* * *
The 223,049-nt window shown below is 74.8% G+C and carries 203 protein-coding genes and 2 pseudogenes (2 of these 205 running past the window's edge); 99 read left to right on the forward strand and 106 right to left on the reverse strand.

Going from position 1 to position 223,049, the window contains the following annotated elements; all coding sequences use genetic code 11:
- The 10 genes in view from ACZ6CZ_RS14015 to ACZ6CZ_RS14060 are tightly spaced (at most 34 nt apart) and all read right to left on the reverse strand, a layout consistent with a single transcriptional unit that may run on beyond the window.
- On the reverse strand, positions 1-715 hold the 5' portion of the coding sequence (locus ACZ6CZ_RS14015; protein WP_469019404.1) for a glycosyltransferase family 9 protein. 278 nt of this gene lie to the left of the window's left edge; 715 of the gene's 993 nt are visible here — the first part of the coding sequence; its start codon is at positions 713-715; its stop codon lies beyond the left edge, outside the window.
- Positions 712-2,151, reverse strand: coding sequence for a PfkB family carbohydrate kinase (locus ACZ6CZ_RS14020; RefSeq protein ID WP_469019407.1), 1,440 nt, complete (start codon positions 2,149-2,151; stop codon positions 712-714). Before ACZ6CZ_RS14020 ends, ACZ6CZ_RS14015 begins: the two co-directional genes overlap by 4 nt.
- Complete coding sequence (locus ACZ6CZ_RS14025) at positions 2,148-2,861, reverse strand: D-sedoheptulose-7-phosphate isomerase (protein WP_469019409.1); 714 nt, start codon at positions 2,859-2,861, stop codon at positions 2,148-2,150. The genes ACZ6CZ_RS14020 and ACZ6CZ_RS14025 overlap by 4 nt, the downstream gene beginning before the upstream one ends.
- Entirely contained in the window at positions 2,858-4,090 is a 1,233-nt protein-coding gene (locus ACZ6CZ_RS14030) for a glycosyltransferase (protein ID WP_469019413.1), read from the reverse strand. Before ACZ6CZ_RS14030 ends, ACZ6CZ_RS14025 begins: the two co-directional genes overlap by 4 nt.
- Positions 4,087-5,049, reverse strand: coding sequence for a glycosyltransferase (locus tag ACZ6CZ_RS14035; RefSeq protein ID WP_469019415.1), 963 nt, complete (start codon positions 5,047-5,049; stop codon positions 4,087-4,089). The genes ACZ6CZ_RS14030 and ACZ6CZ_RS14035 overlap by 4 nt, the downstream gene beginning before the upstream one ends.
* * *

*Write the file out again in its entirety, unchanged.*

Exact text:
The 223,049-nt window shown below is 74.8% G+C and carries 203 protein-coding genes and 2 pseudogenes (2 of these 205 running past the window's edge); 99 read left to right on the forward strand and 106 right to left on the reverse strand.

Going from position 1 to position 223,049, the window contains the following annotated elements; all coding sequences use genetic code 11:
- The 10 genes in view from ACZ6CZ_RS14015 to ACZ6CZ_RS14060 are tightly spaced (at most 34 nt apart) and all read right to left on the reverse strand, a layout consistent with a single transcriptional unit that may run on beyond the window.
- On the reverse strand, positions 1-715 hold the 5' portion of the coding sequence (locus ACZ6CZ_RS14015; protein WP_469019404.1) for a glycosyltransferase family 9 protein. 278 nt of this gene lie to the left of the window's left edge; 715 of the gene's 993 nt are visible here — the first part of the coding sequence; its start codon is at positions 713-715; its stop codon lies beyond the left edge, outside the window.
- Positions 712-2,151, reverse strand: coding sequence for a PfkB family carbohydrate kinase (locus ACZ6CZ_RS14020; RefSeq protein ID WP_469019407.1), 1,440 nt, complete (start codon positions 2,149-2,151; stop codon positions 712-714). Before ACZ6CZ_RS14020 ends, ACZ6CZ_RS14015 begins: the two co-directional genes overlap by 4 nt.
- Complete coding sequence (locus ACZ6CZ_RS14025) at positions 2,148-2,861, reverse strand: D-sedoheptulose-7-phosphate isomerase (protein WP_469019409.1); 714 nt, start codon at positions 2,859-2,861, stop codon at positions 2,148-2,150. The genes ACZ6CZ_RS14020 and ACZ6CZ_RS14025 overlap by 4 nt, the downstream gene beginning before the upstream one ends.
- Entirely contained in the window at positions 2,858-4,090 is a 1,233-nt protein-coding gene (locus ACZ6CZ_RS14030) for a glycosyltransferase (protein ID WP_469019413.1), read from the reverse strand. Before ACZ6CZ_RS14030 ends, ACZ6CZ_RS14025 begins: the two co-directional genes overlap by 4 nt.
- Positions 4,087-5,049, reverse strand: coding sequence for a glycosyltransferase (locus tag ACZ6CZ_RS14035; RefSeq protein ID WP_469019415.1), 963 nt, complete (start codon positions 5,047-5,049; stop codon positions 4,087-4,089). The genes ACZ6CZ_RS14030 and ACZ6CZ_RS14035 overlap by 4 nt, the downstream gene beginning before the upstream one ends.